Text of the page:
NASA Is Funding Construction of 6 Deep-Space Habitats on Earth
Living is space for extended periods is the goal of Next Space Technologies for Exploration Partnerships (NextSTEP2).
By Ryan Whitwam
NASA’s big push these days is a manned mission to Mars, but that’s not going to happen until the 2030s at the earliest. In the meantime, we need to develop ways for humans to live safely in space for extended periods of time. That’s the goal of NASA’s Next Space Technologies for Exploration Partnerships-2 (NextSTEP-2). The latest initiative in this program is the development of six deep space human habitats here on Earth for in-depth testing.
Each of the six habitats will be developed by a different private company over the course of this year and next. You’re probably familiar with some of the ideas and companies that are participating in the habitat test: For example, one is Bigelow Aerospace, which made news recently with an inflatable module on the International Space Station. Bigelow will be developing a prototype of the XBASE (Expandable Bigelow Advanced Station Enhancement), which is larger than the BEAM modules on the ISS. The XBASE will be 330 cubic meters in size, compared to just 16 cubic meters for the BEAM.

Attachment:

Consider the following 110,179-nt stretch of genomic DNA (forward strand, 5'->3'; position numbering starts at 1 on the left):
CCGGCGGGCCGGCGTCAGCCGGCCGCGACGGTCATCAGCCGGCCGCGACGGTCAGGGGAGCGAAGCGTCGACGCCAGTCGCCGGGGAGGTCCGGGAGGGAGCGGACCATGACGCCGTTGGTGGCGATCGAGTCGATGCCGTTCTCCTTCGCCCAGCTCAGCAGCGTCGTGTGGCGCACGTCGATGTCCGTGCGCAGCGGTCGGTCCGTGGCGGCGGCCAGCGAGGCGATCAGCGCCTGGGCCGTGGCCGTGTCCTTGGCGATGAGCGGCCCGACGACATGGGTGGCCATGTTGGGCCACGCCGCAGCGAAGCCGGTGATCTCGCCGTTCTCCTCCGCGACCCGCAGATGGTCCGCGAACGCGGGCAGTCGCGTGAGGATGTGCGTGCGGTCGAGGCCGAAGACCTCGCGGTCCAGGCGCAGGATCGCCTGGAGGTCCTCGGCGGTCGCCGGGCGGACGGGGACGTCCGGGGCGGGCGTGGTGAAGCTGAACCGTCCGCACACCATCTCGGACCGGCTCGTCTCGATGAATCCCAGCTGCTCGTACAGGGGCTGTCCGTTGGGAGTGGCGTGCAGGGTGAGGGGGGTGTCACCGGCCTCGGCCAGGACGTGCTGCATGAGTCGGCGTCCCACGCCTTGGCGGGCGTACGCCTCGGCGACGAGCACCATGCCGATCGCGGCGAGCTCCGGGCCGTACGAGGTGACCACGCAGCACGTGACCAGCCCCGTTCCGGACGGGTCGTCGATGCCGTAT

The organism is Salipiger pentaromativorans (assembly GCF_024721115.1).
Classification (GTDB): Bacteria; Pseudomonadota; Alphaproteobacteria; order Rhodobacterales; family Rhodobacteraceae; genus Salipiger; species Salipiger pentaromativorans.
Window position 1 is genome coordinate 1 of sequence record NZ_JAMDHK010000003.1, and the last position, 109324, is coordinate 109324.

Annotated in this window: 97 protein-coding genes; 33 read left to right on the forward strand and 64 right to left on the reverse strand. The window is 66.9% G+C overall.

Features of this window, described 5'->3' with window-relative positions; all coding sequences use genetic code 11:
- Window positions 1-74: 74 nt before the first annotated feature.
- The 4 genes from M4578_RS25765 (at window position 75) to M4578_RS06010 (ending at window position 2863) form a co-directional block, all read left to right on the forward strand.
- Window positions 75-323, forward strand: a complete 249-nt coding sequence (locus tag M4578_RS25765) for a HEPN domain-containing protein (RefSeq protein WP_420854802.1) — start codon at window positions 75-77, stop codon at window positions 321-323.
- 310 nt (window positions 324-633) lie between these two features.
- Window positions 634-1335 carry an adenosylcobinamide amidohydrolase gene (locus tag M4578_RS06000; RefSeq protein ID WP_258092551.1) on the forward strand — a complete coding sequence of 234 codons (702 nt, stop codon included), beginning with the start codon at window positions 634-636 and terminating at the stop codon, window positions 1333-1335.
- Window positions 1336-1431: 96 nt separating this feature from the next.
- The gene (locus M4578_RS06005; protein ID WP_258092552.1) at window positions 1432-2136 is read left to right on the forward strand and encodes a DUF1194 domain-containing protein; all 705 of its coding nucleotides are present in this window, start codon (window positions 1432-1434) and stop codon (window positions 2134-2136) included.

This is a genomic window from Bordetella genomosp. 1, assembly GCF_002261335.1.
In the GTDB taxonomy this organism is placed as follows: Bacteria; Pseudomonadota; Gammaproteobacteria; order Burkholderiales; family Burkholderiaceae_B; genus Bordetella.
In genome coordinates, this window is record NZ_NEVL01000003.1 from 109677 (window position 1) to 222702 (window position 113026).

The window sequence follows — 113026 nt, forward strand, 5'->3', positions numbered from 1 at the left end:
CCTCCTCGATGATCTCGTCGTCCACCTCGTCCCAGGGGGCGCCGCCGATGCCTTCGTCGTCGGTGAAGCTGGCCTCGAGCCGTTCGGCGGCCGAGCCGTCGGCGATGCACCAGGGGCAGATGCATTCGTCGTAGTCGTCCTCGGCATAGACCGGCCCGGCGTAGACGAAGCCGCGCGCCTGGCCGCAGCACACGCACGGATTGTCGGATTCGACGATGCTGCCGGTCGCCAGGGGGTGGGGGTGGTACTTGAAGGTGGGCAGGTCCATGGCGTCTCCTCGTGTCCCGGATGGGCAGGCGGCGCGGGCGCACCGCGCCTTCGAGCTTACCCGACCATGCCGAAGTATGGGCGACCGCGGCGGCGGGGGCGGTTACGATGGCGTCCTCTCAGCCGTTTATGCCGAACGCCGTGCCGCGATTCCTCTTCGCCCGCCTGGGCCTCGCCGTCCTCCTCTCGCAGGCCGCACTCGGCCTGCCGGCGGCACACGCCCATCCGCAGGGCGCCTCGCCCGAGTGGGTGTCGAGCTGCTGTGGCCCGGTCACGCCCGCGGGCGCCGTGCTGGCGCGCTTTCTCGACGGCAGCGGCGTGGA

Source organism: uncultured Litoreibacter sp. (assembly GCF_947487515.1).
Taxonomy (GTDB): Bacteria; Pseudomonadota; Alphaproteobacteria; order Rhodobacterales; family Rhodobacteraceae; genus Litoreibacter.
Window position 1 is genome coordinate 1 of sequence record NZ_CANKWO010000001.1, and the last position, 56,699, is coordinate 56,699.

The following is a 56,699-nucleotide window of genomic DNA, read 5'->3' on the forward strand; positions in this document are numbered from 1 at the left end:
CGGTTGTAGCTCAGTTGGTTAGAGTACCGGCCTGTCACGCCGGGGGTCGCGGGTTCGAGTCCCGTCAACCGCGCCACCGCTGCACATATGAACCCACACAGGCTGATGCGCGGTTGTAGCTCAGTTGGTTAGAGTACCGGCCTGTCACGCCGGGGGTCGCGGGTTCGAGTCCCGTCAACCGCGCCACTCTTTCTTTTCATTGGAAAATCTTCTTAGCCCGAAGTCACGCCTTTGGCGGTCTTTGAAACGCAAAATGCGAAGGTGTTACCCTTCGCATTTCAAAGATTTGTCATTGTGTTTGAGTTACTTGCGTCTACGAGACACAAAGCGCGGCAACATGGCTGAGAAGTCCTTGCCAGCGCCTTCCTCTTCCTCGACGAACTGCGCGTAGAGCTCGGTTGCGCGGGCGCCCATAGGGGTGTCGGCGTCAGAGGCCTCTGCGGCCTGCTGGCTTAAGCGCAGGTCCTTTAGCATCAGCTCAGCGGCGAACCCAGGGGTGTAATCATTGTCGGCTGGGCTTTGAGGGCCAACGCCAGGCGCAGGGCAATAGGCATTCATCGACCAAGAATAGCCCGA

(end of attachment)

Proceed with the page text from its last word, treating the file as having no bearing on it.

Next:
Space heavyweights Boeing and Lockheed Martin are also getting involved. Boeing doesn’t have many details, just that it plans to develop a module habitat system. Lockheed has an interesting plan that involves refurbishing logistics modules in space for use as habitats. Orbital ATK has worked with NASA on a number of big projects, too, and it’s designing a habitat version of its Cygnus cargo vessel.
The lesser known firms working on the habitat project include Sierra Nevada Corporation, which will develop a prototype module space station design that can be assembled in orbit in 3–4 launches. NanoRacks is the final participant and will explore the feasibility of converting the upper stages of existing launch vehicles into habitable volume in orbit.
NASA expects to award about $65 million in total for work done on these feasibility studies, some of which could eventually become real space habitats.
Originally published at www.geek.com